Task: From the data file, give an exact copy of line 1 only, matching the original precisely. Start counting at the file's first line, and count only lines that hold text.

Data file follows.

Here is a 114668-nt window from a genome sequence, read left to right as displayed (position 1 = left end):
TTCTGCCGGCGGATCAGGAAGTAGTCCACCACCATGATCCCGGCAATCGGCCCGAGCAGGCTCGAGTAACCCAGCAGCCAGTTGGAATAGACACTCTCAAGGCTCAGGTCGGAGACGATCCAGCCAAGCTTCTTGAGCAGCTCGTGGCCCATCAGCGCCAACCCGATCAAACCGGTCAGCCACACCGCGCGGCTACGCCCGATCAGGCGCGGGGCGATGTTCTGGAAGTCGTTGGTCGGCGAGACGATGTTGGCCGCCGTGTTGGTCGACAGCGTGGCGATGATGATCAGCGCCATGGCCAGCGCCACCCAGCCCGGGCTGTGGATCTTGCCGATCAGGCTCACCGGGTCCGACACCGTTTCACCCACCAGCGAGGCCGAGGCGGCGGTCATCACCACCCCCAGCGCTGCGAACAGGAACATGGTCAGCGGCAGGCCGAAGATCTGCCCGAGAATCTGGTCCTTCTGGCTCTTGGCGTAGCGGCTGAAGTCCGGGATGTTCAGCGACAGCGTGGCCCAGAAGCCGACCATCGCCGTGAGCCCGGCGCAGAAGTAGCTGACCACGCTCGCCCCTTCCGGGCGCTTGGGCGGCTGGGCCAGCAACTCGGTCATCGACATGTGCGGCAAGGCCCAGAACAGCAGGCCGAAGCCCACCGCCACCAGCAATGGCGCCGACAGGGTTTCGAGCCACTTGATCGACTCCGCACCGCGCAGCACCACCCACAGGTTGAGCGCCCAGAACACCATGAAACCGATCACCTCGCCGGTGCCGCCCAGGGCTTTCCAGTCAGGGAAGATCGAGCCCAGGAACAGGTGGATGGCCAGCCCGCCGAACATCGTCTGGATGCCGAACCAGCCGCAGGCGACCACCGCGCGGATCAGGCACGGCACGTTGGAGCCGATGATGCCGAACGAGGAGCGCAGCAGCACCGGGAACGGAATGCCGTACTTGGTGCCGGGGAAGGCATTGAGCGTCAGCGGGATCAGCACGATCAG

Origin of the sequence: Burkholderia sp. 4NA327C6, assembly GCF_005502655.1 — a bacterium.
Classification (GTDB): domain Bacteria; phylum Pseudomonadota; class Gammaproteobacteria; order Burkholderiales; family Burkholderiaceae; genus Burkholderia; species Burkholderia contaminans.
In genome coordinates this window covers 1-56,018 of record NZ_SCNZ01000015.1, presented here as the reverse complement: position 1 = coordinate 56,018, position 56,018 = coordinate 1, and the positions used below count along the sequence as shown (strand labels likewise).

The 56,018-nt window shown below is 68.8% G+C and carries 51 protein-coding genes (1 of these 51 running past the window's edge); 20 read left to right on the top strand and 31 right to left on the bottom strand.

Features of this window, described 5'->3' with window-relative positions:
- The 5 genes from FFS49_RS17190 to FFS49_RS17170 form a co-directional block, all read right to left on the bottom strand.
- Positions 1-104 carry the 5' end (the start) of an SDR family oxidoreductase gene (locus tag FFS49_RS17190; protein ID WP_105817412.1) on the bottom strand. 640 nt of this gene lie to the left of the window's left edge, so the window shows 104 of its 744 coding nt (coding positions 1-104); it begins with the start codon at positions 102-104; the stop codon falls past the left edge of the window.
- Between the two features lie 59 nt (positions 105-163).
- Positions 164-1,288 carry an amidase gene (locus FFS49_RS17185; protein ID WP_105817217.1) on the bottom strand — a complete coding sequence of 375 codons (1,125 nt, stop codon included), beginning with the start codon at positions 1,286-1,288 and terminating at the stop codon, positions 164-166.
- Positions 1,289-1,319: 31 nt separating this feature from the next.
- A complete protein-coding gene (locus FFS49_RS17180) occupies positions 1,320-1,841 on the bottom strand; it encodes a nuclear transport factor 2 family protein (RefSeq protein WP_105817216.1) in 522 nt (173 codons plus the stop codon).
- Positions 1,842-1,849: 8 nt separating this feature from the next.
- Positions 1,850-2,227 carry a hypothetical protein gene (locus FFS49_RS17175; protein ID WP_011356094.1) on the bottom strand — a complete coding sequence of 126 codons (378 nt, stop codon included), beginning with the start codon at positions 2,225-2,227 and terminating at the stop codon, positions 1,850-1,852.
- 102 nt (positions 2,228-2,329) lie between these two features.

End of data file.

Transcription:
Here is a 114668-nt window from a genome sequence, read left to right as displayed (position 1 = left end):